Embodiments of the system 1900 that use balancing techniques enable players and teams to "find their own level." Lower stakes players may still compete against each other, but higher skilled teams may be encouraged to bet higher so that they may compete for bigger prizes against other high skill teams. In some embodiments, some tournaments are only available to certain classes of players (e.g., platinum players only, or at least one platinum member per team).
 Prizes for winning tournaments need not be cash-based in accordance with embodiments of the system 1900. A tournament for gold club level players may offer the chance to win platinum level privileges for a period of time. In one embodiment, club point multipliers may be won if a player is part of a team that wins a 2× multiplier, then all points they earn in the player club for the next week are multiplied by two. In some embodiments, cash-based prizes may be funded uses marketing funds, or other funds not related to the "coin-in" of the gaming machines being played.
 Returning to the process shown in FIG. 21, in some embodiments, some teams may elect to be automatically assigned to the best tournament available (i.e., the one with the largest prize). In other embodiments, other team leaders may elect to have their team not automatically assigned. Instead, after a tournament finishes they may manually enter any tournament for which they are eligible. In this case, while they may not be eligible for high prize tournaments if their skill, bet or club membership level does not support such tournaments level access, the players may also not be eligible for lower prize tournaments if their skill level has proven to be of too high a standard. So long as multiple tournaments are running concurrently, this prevents high skill players from preying on weaker teams, in some embodiments of the Tournament Gaming System Using Social Network Based Team Formation 1900.
 In some embodiments of the Tournament Gaming System Using Social Network Based Team Formation 1900, players may form teams at home, but must return to the casino to play the game and win prizes. Advantageously, the system 1900 uses existing social networks to leverage pre-existing relationships between players to form teams. The use of existing social networks also makes developing tournament user interface easier by employing a non-gaming platform. Continuing, the system 1900 balances multiple competitions to maintain player interest and match suitable sets of players. In one embodiment, the Tournament Gaming System Using Social Network Based Team Formation 1900, encourages use of player cards such that players must associate a player card number with their Facebook account to participate in a team. Moreover, the free-to-play game feature of the system 1900 encourages players to try the game for real and to practice without cost.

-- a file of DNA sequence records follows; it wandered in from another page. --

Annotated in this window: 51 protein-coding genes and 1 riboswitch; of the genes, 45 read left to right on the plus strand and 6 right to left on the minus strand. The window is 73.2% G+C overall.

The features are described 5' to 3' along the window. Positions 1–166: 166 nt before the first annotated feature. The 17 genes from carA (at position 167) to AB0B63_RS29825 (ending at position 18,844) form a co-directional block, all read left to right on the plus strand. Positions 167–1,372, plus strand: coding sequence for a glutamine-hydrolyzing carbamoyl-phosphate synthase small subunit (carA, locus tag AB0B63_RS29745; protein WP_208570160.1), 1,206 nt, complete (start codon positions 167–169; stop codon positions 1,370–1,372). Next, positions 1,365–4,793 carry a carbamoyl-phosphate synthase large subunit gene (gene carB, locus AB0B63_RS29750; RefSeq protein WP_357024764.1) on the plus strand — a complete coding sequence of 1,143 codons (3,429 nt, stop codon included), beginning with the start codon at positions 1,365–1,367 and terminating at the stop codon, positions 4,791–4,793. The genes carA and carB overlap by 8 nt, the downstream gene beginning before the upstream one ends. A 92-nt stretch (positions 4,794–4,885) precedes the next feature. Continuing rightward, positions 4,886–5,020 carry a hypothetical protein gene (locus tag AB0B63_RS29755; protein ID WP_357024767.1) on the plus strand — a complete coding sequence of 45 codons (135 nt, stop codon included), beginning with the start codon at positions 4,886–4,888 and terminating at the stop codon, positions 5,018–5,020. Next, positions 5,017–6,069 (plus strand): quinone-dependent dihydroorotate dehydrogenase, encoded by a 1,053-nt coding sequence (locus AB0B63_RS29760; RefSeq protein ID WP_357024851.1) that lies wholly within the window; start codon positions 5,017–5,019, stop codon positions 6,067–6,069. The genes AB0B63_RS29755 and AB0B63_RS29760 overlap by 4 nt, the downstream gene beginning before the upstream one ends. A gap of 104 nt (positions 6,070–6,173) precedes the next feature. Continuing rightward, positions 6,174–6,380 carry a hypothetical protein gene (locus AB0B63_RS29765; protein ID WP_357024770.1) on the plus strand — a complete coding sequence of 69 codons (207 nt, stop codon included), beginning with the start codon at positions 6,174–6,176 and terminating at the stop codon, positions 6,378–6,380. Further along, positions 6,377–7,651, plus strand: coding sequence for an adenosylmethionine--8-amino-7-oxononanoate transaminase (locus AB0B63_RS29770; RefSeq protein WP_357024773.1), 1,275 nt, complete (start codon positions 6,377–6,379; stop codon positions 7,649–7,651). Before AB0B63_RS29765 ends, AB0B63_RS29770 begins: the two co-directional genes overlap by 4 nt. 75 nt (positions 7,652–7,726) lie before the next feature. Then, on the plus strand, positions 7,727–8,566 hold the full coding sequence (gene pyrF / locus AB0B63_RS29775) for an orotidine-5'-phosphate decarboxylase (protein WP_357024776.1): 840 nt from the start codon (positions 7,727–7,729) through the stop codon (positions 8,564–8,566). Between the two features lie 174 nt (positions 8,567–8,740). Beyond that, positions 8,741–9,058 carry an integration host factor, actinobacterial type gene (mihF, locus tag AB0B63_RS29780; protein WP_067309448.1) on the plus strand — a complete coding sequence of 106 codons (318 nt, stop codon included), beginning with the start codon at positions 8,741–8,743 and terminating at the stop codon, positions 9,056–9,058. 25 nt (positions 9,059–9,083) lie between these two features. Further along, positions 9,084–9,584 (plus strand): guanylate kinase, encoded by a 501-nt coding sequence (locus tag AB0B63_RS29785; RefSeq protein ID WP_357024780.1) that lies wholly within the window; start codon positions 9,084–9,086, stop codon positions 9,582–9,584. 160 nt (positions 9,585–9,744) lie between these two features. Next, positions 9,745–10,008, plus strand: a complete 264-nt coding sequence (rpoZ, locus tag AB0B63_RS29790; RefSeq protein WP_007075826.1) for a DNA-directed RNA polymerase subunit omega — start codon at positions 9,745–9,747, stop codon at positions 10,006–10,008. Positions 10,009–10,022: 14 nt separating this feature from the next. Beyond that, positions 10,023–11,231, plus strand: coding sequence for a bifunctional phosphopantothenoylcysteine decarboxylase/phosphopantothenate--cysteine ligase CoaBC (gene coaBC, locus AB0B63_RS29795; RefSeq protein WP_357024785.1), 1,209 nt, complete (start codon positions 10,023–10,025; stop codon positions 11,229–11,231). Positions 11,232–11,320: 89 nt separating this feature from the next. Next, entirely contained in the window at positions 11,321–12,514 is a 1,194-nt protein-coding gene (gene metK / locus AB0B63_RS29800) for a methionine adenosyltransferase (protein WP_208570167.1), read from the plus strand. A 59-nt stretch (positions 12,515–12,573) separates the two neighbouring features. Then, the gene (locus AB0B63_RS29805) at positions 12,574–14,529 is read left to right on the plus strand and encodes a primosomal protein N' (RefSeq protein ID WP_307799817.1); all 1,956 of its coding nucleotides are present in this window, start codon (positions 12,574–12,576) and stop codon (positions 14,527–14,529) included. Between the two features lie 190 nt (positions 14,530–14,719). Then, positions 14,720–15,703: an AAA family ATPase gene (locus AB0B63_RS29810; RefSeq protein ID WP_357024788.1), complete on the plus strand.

In one embodiment of the Tournament Gaming System Using Social Network Based Team Formation 1900, an EGM runs the Total Blast game bonus (or other similar game). In another embodiment of the Tournament Gaming System Using Social Network Based Team Formation 1900, an Ethernet connection links each gaming machine 1940 to a tournament server 1950. In still another embodiment of the Tournament Gaming System Using Social Network Based Team Formation 1900, an internet-based social network application, hosted on an external server, provides the free-to-play version of the bonus game, team management for users, displays current high scores from tournament server 1950, and sends team information to the tournament server.
 One embodiment of the Tournament Gaming System Using Social Network Based Team Formation 1900 enables: (1) forming teams on social networks to play at a casino; (2) balancing multiple tournaments based on criteria such as skill, bet and player club level; (3) implementing a practice version of game on non-gaming platform allowing players to hone their skills for later tournament participation; (4) implementing a practice version of game that consists only of bonus round, and no underlying casino game; and (5) updating scores from gaming machines to social network allowing notification of tournament status to players away from casino.
 In another aspect of some embodiments, gaming systems are utilized that include mobile gaming capabilities 2200. In such embodiments of the disclosed gaming system, smart phones are utilized that include built in object recognition technologies and OCR (Optical character recognition) techniques combined with location/orientation derivation to provide players in casinos with additional gaming options and opportunities. In one embodiment of a gaming system that includes mobile gaming capabilities 2200, the gaming system leverages the possession by players of smart phones to enable the manufacturer to build profiles of players and target valuable players for promotions of key products of the manufacture.
 Referring now to FIGS. 22-24, the overall arrangement of the modules that make up an embodiment of a gaming system having mobile gaming capabilities 2200 is shown. In some embodiments of the gaming system having augmented reality gaming capabilities 2200, the gaming process proceeds in the following manner. A player downloads the "iBonus" application from an Application Store (e.g., a gaming manufacturer's application store, the Apple Application store, the Goggle Application Store, or the like) onto their smart phone. The player uses the iBonus application to enroll in the iBonus system. The iBonus application then displays a list of targeted promotions.